Working to get more foreign PG students: IIT-B director

QS Asian university ranking gives the premier institute 201-plus on international students parameter.

Written by Mihika Basu 2 | Mumbai | Published:May 15, 2014 1:05 am
IIT-bombay-480 IIT Bombay campus. (Source: Indian express)

A great reputation among graduate employers and academicians and a relatively high volume of research could not ensure IIT Bombay a good rank at the recent QS Asian university rankings. Even Mumbai, Delhi and Calcutta University have been ranked high by employers.

But an assessment of the parameters on which they were evaluated shows that ‘brand IIT’ and Indian universities in general are handicapped in few indicators by its low levels of international faculty and international students.

An academician, who did not wish to be named, said that IITs are working towards bettering their quality each year and towards serving the nation, and that all the ranking parameters may not necessarily be coincident with what they are trying to achieve. “International faculty too won’t happen anytime soon as there is a big difference in pay-scales,” said the academician.

While IIT Bombay has been ranked in the top 12 by employers and 33 by academicians, its ranking among 300 institutes is poor when it comes to international faculty (201-plus), international students (201-plus) and outbound exchange students (201-plus). “I am happy to note that IIT Bombay is ranked high on important parameters like academic and employer reputation. We are working towards increasing the number of postgraduate international students, a parameter for which our ranking is low,” said IIT Bombay director Devang Khakhar.

The other IITs too are placed high by employers—14 for IIT Delhi, 29 for IIT Kanpur, 24 for IIT Madras and 31 for IIT Kharagpur and 54 for IIT Roorkee. Other IITs among top 50 in academic reputation include IIT Delhi (39) and IIT Kanpur (49). In the overall rankings, only IIT Delhi (38) and IIT Bombay (41) have made it to the top 50 from India.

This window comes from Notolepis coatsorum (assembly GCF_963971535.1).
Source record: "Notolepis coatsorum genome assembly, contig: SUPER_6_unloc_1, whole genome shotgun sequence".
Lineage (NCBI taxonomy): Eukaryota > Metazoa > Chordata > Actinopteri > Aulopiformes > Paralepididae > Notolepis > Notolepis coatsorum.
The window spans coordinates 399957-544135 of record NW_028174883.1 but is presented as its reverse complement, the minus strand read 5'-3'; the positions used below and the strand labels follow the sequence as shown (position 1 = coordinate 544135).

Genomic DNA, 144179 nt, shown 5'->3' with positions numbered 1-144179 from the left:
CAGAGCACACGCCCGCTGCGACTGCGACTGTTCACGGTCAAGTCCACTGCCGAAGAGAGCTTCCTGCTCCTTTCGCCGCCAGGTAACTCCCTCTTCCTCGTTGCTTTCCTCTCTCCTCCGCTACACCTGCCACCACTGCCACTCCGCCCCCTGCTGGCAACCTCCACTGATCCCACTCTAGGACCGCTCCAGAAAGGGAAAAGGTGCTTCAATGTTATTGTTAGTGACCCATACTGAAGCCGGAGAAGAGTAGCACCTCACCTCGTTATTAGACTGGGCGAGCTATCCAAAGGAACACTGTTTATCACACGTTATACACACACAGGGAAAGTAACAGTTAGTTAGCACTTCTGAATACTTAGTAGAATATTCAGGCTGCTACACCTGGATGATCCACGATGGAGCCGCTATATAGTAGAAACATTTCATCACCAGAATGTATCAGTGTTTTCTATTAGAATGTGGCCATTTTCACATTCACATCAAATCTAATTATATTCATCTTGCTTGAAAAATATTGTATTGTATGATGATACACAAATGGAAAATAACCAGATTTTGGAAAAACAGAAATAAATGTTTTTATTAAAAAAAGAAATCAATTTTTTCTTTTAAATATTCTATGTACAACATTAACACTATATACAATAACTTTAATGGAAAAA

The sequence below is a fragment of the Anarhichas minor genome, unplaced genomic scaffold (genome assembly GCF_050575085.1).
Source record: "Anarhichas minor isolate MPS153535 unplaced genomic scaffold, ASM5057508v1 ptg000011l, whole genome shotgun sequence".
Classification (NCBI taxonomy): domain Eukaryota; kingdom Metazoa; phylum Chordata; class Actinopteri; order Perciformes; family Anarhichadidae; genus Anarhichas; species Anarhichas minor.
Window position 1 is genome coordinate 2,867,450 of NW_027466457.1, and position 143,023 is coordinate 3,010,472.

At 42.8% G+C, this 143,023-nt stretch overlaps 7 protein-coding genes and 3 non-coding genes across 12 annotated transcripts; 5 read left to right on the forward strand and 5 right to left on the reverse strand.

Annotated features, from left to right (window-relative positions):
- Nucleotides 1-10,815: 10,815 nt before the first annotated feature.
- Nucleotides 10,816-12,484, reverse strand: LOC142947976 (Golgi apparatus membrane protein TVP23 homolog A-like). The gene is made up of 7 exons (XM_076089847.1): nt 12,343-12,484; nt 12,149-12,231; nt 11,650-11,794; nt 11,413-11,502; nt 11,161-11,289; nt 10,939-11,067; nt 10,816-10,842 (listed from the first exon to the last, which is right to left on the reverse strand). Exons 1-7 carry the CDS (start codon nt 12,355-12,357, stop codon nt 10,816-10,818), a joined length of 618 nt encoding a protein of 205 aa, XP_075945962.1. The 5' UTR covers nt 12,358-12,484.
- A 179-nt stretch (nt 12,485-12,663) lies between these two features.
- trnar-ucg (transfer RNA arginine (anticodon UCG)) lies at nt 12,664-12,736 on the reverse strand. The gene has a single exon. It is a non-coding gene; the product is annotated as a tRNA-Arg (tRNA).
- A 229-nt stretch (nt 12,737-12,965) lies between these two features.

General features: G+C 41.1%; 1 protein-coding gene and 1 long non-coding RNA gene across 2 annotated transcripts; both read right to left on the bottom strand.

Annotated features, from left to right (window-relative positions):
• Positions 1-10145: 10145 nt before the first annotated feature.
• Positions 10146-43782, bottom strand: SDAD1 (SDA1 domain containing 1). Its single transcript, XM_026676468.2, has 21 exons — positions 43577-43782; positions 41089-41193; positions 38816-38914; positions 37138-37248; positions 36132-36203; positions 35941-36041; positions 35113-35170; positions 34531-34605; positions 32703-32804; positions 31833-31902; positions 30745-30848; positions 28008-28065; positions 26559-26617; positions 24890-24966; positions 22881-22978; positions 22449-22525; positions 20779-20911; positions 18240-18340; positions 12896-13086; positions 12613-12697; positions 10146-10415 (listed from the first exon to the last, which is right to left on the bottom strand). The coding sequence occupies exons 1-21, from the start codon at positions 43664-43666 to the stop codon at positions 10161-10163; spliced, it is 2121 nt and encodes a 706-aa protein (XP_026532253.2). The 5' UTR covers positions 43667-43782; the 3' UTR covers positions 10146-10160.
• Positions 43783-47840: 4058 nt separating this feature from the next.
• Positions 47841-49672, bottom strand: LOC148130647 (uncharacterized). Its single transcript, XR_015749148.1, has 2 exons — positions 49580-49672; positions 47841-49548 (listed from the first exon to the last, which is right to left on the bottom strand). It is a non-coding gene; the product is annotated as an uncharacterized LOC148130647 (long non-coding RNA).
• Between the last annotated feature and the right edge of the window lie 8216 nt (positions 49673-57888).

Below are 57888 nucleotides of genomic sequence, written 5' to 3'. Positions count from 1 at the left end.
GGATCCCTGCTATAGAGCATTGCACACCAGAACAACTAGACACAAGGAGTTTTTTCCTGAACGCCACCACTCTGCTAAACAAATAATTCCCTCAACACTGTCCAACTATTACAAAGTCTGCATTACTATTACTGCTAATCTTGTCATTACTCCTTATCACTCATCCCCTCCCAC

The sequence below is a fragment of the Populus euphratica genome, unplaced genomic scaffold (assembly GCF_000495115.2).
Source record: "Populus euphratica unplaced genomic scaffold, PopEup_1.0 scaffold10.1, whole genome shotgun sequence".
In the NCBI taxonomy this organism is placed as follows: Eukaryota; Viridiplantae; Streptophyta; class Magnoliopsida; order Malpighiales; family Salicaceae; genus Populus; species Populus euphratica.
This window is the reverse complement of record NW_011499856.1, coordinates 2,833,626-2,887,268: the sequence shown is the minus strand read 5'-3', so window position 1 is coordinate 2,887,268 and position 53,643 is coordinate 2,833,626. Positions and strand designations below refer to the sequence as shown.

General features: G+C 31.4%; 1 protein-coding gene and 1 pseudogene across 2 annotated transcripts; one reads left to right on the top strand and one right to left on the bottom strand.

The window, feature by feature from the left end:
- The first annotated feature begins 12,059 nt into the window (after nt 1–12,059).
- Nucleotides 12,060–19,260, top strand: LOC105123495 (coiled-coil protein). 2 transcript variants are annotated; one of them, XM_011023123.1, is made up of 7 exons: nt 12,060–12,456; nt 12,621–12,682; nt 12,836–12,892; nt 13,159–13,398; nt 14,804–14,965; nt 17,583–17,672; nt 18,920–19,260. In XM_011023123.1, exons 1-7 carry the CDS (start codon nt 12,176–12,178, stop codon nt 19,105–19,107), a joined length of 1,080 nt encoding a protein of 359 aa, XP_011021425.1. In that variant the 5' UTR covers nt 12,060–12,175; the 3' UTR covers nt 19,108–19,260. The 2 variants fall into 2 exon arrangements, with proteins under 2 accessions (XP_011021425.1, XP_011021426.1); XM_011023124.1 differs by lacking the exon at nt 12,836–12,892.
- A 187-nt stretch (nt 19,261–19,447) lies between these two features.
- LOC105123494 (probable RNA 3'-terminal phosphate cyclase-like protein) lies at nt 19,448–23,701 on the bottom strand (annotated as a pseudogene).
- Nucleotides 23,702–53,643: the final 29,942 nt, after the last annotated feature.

Another area where Indian institutes fail to make a mark is faculty-student ratio. None of them feature in the top 100 and most have made it to the 201-plus position. Mumbai University, which also enjoys a good reputation among employers and is ranked 43 in that criteria, is unable to do well in other indicators and has not submitted data on international faculty and students and exchange students.

“Internationalisation is important and we want to encourage more collaborative research with foreign universities, faculty exchange and memorandum of understandings. Even the number of international students has gone up over the years. But the facilities need to be increased further and an international students’ hostel is on the cards,” said Naresh Chandra, Mumbai University pro vice chancellor. The university has an overall ranking of 131, up from 140 in 2013.

“Higher education today is global and universities have to compete globally. These lists affect the decisions of students, policy makers, research collaborators and funding agencies among others. We should have an inclination to participate. India’s policy decisions don’t suit international factors, but the weightage given to this parameter is less in the BRIC nations’ rankings as compared to the world rankings, yet India does not feature in the top 10 in BRIC rankings,” said Dr Karthick Sridhar, vice-chairman, Indian Centre for Assessment & Accreditation (ICAA).

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